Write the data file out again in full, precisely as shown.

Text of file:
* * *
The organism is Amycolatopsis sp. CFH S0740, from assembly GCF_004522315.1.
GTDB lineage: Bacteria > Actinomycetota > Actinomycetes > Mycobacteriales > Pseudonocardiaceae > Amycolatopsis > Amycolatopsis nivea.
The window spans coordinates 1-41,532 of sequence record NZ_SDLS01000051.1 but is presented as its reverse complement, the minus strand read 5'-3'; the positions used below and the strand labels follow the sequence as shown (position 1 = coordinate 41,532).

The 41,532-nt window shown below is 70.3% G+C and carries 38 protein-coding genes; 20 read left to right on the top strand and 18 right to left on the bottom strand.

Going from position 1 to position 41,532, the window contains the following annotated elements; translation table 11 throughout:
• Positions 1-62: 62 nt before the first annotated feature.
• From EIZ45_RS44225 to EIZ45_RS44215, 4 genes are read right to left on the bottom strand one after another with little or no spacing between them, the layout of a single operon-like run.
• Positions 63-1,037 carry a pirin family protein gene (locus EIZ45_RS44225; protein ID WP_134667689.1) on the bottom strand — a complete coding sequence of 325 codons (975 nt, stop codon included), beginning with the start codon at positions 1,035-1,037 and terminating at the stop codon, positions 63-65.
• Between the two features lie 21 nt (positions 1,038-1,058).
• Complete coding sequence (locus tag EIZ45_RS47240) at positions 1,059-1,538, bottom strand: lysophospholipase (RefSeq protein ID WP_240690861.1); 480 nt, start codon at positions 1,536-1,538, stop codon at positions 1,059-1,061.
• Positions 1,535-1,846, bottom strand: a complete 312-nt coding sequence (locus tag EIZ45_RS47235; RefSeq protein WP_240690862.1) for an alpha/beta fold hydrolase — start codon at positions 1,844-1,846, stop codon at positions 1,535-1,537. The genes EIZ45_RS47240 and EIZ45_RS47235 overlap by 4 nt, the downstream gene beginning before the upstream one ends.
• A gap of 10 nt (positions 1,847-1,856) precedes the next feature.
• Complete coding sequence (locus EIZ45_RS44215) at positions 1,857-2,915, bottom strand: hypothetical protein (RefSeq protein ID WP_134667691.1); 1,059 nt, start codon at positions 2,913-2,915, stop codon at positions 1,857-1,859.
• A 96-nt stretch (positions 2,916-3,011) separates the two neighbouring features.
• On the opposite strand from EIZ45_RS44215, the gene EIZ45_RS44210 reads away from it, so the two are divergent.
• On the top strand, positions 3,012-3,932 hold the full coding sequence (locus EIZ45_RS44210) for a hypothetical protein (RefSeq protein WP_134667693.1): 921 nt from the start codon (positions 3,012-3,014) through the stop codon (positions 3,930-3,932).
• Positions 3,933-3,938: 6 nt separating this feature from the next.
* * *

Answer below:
The organism is Amycolatopsis sp. CFH S0740, from assembly GCF_004522315.1.
GTDB lineage: Bacteria > Actinomycetota > Actinomycetes > Mycobacteriales > Pseudonocardiaceae > Amycolatopsis > Amycolatopsis nivea.
The window spans coordinates 1-41,532 of sequence record NZ_SDLS01000051.1 but is presented as its reverse complement, the minus strand read 5'-3'; the positions used below and the strand labels follow the sequence as shown (position 1 = coordinate 41,532).

The 41,532-nt window shown below is 70.3% G+C and carries 38 protein-coding genes; 20 read left to right on the top strand and 18 right to left on the bottom strand.

Going from position 1 to position 41,532, the window contains the following annotated elements; translation table 11 throughout:
• Positions 1-62: 62 nt before the first annotated feature.
• From EIZ45_RS44225 to EIZ45_RS44215, 4 genes are read right to left on the bottom strand one after another with little or no spacing between them, the layout of a single operon-like run.
• Positions 63-1,037 carry a pirin family protein gene (locus EIZ45_RS44225; protein ID WP_134667689.1) on the bottom strand — a complete coding sequence of 325 codons (975 nt, stop codon included), beginning with the start codon at positions 1,035-1,037 and terminating at the stop codon, positions 63-65.
• Between the two features lie 21 nt (positions 1,038-1,058).
• Complete coding sequence (locus tag EIZ45_RS47240) at positions 1,059-1,538, bottom strand: lysophospholipase (RefSeq protein ID WP_240690861.1); 480 nt, start codon at positions 1,536-1,538, stop codon at positions 1,059-1,061.
• Positions 1,535-1,846, bottom strand: a complete 312-nt coding sequence (locus tag EIZ45_RS47235; RefSeq protein WP_240690862.1) for an alpha/beta fold hydrolase — start codon at positions 1,844-1,846, stop codon at positions 1,535-1,537. The genes EIZ45_RS47240 and EIZ45_RS47235 overlap by 4 nt, the downstream gene beginning before the upstream one ends.
• A gap of 10 nt (positions 1,847-1,856) precedes the next feature.
• Complete coding sequence (locus EIZ45_RS44215) at positions 1,857-2,915, bottom strand: hypothetical protein (RefSeq protein ID WP_134667691.1); 1,059 nt, start codon at positions 2,913-2,915, stop codon at positions 1,857-1,859.
• A 96-nt stretch (positions 2,916-3,011) separates the two neighbouring features.
• On the opposite strand from EIZ45_RS44215, the gene EIZ45_RS44210 reads away from it, so the two are divergent.
• On the top strand, positions 3,012-3,932 hold the full coding sequence (locus EIZ45_RS44210) for a hypothetical protein (RefSeq protein WP_134667693.1): 921 nt from the start codon (positions 3,012-3,014) through the stop codon (positions 3,930-3,932).
• Positions 3,933-3,938: 6 nt separating this feature from the next.